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Local Authorities in Upper Egypt Prevent Christians from Holding Sunday Worship

International Christian Concern (ICC) has learned that on Sunday, August 20, police in Ezbat Al-Forn, located in Egypt's Minya governorate, prevented local Christians from accessing a building they were using to hold Sunday worship. Father Botros Azeez, the priest who travels to Ezbat Al-Forn on a weekly basis to officiate Sunday worship, was also kept off the church premises by security forces who cordoned off the area.

"On Sunday morning, at 6:00 a.m., we were surprised when we found that security forces were cordoning the area and surrounding our church and prevented us from entering it," Karam Fawzy, a Christian resident of Ezbat Al-Forn, told ICC. "When we stood in the street chanting, 'Kyrie Eleison' (Lord have mercy), the police dispersed us by force and arrested some of us. They also prevented Father Botros Azeez, our church's priest, from entering the village."

 

The building, used as a de facto church, is a small house owned by the Bishopric of Minya. It is located within a Christian-majority neighborhood in Ezbat Al-Forn, where approximately 400 Coptic families reside, and has been used for worship for more than four years.

 

The security officials claimed that the Christians were refused access to the church because they had no permit to practice religious rites in the house. Police officials, represented by Brigadier General Mohamed Salah, filed a report to that effect, citing complaints reported against the Christians by local Muslims in Ezbat Al-Forn.

 

The Abu Qurqas Diocese, the diocese in charge of the Ezbat Al-Forn area, issued a statement saying that the house in question was in fact a church that had been used for worship for years under the watch of local police who never reported it as a violation of the law. The statement went on to say that Ezbat Al-Forn's Muslim community had also never objected to the operation of the church because of its location among Coptic homes. The statement concluded by claiming that Egyptian law includes no stipulation that leading worship requires any permit.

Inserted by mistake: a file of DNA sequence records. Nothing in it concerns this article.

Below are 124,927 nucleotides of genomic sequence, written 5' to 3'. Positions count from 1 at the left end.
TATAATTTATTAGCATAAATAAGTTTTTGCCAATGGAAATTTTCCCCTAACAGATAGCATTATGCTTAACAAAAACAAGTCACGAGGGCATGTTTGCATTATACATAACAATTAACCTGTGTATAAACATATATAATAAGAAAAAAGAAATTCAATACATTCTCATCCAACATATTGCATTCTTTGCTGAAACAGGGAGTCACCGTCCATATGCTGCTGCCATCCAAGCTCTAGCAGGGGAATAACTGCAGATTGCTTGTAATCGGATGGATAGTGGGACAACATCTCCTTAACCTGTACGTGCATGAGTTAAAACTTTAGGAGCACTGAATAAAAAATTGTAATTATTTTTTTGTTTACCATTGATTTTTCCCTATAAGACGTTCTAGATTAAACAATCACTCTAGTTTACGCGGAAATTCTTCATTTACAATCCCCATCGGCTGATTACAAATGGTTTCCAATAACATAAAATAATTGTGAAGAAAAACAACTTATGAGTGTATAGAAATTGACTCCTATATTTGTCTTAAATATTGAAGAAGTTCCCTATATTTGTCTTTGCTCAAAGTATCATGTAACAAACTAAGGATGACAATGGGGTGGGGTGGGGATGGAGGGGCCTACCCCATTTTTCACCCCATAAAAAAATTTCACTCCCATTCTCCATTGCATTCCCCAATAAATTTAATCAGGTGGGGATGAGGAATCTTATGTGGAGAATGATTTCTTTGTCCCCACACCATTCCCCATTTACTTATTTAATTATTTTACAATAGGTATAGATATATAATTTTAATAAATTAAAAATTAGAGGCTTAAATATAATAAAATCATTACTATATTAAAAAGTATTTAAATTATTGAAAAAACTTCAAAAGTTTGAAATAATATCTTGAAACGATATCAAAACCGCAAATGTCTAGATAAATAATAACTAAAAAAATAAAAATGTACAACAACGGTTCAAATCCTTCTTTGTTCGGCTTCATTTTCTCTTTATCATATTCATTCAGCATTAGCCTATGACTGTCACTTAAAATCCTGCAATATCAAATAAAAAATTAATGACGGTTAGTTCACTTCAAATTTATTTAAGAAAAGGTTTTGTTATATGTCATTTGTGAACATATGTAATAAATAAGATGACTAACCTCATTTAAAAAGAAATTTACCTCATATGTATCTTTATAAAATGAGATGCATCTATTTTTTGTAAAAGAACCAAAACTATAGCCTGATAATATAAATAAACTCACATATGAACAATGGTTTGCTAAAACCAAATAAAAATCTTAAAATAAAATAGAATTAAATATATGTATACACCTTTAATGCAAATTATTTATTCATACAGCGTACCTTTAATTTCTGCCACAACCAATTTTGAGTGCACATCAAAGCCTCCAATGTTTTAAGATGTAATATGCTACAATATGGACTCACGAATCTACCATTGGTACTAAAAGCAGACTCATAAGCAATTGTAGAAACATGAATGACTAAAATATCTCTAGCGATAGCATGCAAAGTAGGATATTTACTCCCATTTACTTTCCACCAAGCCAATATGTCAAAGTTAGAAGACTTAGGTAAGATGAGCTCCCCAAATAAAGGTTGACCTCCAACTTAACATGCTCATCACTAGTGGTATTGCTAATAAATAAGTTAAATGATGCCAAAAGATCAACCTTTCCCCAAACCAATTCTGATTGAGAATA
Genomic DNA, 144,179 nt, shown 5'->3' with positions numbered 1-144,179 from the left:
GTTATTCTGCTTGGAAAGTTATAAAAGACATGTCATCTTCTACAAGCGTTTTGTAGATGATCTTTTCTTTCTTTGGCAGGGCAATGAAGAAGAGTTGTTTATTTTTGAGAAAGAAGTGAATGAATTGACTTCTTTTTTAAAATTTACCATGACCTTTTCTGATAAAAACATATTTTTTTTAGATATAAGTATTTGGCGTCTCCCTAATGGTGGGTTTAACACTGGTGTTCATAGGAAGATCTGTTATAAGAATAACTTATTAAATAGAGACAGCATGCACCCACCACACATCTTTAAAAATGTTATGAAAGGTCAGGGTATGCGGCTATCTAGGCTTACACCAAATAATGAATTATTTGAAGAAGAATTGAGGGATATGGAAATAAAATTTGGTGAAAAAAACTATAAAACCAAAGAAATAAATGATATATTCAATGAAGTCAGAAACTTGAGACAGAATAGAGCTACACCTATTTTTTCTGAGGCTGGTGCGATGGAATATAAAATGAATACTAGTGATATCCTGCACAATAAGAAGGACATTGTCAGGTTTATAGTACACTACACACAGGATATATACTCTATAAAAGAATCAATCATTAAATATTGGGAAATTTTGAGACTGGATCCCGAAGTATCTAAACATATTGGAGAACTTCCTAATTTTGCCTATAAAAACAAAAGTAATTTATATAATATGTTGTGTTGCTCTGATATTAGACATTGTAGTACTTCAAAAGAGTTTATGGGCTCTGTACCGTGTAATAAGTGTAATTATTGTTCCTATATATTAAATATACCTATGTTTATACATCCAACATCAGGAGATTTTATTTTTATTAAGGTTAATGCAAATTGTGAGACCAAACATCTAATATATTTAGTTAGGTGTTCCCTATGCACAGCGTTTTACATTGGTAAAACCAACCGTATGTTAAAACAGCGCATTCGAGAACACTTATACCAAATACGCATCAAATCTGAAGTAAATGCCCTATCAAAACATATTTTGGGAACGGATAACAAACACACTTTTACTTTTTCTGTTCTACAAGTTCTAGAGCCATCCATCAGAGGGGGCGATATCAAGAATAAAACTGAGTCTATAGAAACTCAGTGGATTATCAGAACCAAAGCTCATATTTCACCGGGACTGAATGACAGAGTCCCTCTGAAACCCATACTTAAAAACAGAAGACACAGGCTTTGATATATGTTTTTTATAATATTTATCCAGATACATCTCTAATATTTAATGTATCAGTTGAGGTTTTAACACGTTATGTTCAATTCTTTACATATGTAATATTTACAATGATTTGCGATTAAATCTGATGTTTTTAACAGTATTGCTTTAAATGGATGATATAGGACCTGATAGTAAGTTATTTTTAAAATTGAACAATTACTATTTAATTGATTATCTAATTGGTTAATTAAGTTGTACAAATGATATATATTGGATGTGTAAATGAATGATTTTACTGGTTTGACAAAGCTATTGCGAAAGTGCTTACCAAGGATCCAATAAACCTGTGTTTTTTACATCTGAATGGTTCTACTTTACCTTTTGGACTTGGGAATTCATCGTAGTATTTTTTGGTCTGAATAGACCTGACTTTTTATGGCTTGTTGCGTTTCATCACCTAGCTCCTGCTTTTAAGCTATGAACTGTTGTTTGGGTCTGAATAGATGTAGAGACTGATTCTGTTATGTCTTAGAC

Last week, Bishop Anba Macarius, Bishop-General of Minya and Abu-Qurqas, issued a statement in which he protested against local security authorities who refuse to reopen churches that have been closed for years 'due to security concerns.' In his statement, he pointed out that the Minya parish alone includes 15 such churches and 70 other villages where there are no churches at all.

 

William Stark, ICC's Regional Manager, said, "The forced closure of the church in Ezbat Al-Forn is another example of how authorities use Egypt's church building laws and regulations to persecute the country's Christian community. The fact that Christians were prevented from using a building they had openly used for worship for years only a week after church leadership complained about the closure of churches clearly shows the arbitrary and punitive way in which authorities apply the church building laws and regulations. Clear reforms must be made to Egypt's church building laws and regulations if Christians are to truly be able to exercise their religious freedom rights. Until then, local authorities will continue to use these vague laws and regulations to close churches and prevent worship whenever and wherever they please." 

 

 

Courtesy: International Christian Concern. To read more Christian persecution news, visit www.persecution.org

 

Photo courtesy: Thinkstockphotos.com

 

Publication date: August 23, 2017




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